On the eve of the IAAF World U20 Championships Bydgoszcz 2016, some of the world’s top teenage athletes spoke at the pre-event press conference on Monday (18) about their aims for the week ahead.
IAAF General Secretary Jean Gracia opened the press conference by thanking the organisers for all their efforts in making these championships possible.
“On behalf of IAAF President Sebastian Coe, I’d like to thank the Polish Athletics Federation, its president Jerzy Skucha, the city of Bydgoszcz and its mayor Rafal Bruski for hosting these championships at such short notice,” said Gracia.
“By hosting this year’s edition, Bydgoszcz becomes the first city to twice host the World U20 Championships. With more than 1500 athletes entered, this is set to become the biggest ever athletics event in Poland.
“The World U20 Championships have historically been a stepping stone for promising athletes and have helped propel many athletes to greatness, including the likes of Usain Bolt and Valerie Adams.
“The combination of experienced hosts, an athletics-loving city, and the brightest host nation medal prospects leads me to believe that the IAAF World U20 Championships Bydgoszcz 2016 will be one of the best ever.”
Bydgoszcz Mayor Rafal Bruski was proud to be bringing another major sporting event to his city.
“This is the biggest sports event that has ever been hosted in Bydgoszcz,” he said. “I’m very proud of that, and the people in our community are very proud of that. It will be a great celebration for our city as well as for the athletes who will be competing here.
“This is the fifth time we’ll host a global athletics championships, so we have good experience and great memories. It will be sad to say farewell to all the competitors next week, but we wish that they’ll leave with great memories from Bydgoszcz, and that this will be the start of a great career for all of them, that we’ll see them at continental championships, world championships and Olympic Games.”
USA’s Candace Hill said that things are immeasurably different for her since winning the world U18 100m and 200m titles last year.
“Since last year, my life has completely changed,” she said. “I ran the 10.98 (in the 100m), the fastest ever by a high school girl. It got a lot of media attention and it was amazing. I won the two events at the World Youth Championships and now I'm now a professional athlete. So my life has really, really changed.
“The US Olympic Trials was an incredible experience, an experience a lot of people don't get to have and participate in. My biggest goal was to just to do my best. Just to run against girls and women who are world and Olympic champions was such a great experience.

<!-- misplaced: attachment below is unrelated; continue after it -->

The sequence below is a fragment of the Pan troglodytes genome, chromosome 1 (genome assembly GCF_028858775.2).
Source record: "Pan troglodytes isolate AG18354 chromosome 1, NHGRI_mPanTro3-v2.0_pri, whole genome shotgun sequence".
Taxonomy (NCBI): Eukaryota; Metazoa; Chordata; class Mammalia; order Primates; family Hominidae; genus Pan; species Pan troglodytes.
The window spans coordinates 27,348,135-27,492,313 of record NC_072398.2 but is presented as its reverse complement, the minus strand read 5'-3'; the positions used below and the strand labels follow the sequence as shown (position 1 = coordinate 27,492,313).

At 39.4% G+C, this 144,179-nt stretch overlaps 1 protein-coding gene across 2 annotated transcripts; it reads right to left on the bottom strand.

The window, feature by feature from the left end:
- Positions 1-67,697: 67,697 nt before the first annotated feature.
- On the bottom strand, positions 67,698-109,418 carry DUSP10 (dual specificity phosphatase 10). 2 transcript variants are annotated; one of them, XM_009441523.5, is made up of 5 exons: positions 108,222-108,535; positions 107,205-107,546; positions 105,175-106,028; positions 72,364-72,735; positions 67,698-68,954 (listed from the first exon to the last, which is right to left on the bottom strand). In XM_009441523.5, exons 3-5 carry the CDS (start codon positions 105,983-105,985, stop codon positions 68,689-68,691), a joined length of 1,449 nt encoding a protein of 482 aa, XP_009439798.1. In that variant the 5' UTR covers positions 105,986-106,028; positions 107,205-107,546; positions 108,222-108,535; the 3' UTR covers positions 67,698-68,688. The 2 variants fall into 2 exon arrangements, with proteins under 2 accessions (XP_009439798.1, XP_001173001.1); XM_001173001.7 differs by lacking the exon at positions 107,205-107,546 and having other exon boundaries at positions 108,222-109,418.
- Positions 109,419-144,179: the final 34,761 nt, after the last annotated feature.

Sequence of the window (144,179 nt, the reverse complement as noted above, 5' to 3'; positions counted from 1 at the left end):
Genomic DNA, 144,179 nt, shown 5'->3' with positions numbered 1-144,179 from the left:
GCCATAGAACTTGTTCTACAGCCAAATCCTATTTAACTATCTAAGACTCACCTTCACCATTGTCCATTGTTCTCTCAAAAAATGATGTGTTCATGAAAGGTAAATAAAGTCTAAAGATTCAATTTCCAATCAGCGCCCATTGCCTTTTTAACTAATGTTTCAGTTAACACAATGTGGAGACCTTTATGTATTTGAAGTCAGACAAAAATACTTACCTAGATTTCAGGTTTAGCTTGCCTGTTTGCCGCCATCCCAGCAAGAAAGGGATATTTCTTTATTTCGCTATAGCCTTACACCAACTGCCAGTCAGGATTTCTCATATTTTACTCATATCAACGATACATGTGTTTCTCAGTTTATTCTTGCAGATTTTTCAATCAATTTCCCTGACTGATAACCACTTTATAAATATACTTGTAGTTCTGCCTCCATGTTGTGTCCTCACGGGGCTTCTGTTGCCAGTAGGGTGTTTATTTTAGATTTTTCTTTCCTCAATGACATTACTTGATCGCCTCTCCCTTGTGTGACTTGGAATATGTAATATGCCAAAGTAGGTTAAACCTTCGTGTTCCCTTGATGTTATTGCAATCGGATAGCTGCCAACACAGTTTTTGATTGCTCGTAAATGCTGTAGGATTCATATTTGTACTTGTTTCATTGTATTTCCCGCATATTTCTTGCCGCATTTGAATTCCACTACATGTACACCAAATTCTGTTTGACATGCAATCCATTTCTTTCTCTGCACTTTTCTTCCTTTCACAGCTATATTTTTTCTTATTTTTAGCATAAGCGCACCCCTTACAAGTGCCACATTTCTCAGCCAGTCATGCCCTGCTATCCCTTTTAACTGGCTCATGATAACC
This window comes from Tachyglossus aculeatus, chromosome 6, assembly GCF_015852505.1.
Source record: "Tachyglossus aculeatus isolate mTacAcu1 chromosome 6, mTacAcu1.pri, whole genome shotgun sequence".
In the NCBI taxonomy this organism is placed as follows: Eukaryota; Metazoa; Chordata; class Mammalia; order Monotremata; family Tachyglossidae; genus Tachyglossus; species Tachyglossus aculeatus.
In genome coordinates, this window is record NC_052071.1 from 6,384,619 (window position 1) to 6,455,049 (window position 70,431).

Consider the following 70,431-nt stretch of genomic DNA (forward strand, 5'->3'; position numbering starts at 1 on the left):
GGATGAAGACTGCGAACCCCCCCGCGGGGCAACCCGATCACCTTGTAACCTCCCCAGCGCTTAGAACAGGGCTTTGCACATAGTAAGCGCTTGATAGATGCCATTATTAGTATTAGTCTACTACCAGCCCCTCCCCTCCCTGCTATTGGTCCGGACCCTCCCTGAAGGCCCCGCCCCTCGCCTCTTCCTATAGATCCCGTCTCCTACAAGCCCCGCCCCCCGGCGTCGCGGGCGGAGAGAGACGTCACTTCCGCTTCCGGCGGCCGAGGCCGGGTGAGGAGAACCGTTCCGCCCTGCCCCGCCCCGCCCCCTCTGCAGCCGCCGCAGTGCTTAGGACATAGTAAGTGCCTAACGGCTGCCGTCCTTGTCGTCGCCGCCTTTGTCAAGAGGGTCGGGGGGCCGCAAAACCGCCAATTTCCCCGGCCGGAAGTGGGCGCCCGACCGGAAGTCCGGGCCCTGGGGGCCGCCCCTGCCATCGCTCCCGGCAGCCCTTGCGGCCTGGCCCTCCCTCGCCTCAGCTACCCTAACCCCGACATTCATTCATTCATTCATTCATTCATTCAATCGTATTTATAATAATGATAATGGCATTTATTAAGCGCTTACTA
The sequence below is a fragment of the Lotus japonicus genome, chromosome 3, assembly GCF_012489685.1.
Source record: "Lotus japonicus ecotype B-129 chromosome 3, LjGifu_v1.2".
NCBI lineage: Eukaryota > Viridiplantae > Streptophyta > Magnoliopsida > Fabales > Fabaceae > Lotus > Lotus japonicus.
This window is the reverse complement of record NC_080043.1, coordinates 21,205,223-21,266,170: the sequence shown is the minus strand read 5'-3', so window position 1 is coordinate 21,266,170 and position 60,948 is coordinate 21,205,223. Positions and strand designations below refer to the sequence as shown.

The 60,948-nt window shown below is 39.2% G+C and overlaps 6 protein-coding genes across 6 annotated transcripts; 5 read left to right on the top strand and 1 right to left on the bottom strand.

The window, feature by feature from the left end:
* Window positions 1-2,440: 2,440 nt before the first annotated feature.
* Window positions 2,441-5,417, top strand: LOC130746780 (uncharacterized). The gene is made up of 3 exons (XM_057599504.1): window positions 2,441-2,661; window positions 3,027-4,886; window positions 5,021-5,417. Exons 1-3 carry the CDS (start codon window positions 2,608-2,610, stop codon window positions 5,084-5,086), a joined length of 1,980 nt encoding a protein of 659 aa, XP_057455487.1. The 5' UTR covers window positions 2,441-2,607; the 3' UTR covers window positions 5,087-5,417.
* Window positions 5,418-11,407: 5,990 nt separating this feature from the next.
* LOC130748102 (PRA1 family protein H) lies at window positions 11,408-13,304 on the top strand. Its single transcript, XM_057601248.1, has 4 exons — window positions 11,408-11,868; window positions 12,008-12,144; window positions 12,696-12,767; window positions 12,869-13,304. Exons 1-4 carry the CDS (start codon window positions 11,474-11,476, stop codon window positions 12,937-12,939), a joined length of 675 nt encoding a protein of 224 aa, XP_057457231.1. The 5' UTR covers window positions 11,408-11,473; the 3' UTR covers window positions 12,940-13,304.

“It would be an honour to bring the 100m title back to the US,” she added of her goals for this week. “We’re here to best represent our country. If I can do that, it would be great.”
Australia’s Kurtis Marschall will start as favourite for the men’s pole vault in Bydgoszcz this week and will then head to Rio to compete at the Olympic Games.
“Down in Australia, our summer is the opposite to Europe’s summer," he said. "Our season commences in December and I’ve been jumping since then. A little bit of tactics come into play because you have to peak twice.
“It’s an absolute privilege to don the green and gold and represent my country in Rio. We’ve had some amazing pole vaulters; Steve Hooker won the Olympic title in 2008 and Alana Boyd has been jumping well this year. Both of those are idols of mine. Ever since I started athletics at the age of seven, I’ve been dreaming about competing at the Olympics, so it’s an absolute honour.”
Defending shot put champion Konrad Bukowiecki of Poland has already had considerable success on the senior stage.
“This year I managed to participate at the World Indoor Championships and the European Championships and finished fourth in both,” he said. “In Amsterdam I lost (a medal) by just one centimetre so I was a little angry. I hope to unleash my anger here at these championships and get the top spot.
“My goal is to defend my title, even more so this year because we are in my home country. The world record (for the 6kg shot, 23.00m by Jacko Gill) is in the back of my mind and of course I'd like to beat it but first and foremost the goal is to defend my title. The discus is mainly for fun. But if I can qualify for the final in both that will be great.”
Fellow Pole Ewa Swoboda is another one of the host nation’s top medal hopes for this week.
“With the World U20 Championships being held in July, we’ve had a little bit of time to get in form and to attend some training camps,” said the sprinter. “I’ve trained really hard and I hope everything will go fine.
“The other girls (Candace Hill and Khalifa St Fort) are really strong. They run really fast. I hope my times can improve and that I can get on the podium. Maybe we’ll beat our personal bests because you can run really fast in Bydgoszcz.”
Botswana’s Baboloki Thebe arrives in Bydgoszcz just four weeks after winning the senior African 400m title in Durban.
“For now my favourite race is the 400m because I’m running a good time,” he said. “I’ll run the 200m again next year. This year it's only the 400m. Last year I was injured so my coach told me to train for the 400m so I can get over my injury. I ran 45 in my first race, so I was very happy with that.
“I like Kirani James, the way that he runs,” he added of his idol. “I keep looking and studying his video.”
IAAF Ambassador Ato Boldon recalled his experiences of the IAAF World U20 Championships in Seoul 24 years ago when he won the 100m and 200m titles.
“I remember walking into the stadium and thinking, ‘this is where the Olympics were held just four years prior’,” said Boldon. “I think all young athletes here are on a similar path already.
“When you come to a World U20 Championships and do great things, it confirms to you that this is the path you should be on.”
Bob Ramsak and Jon Mulkeen for the IAAF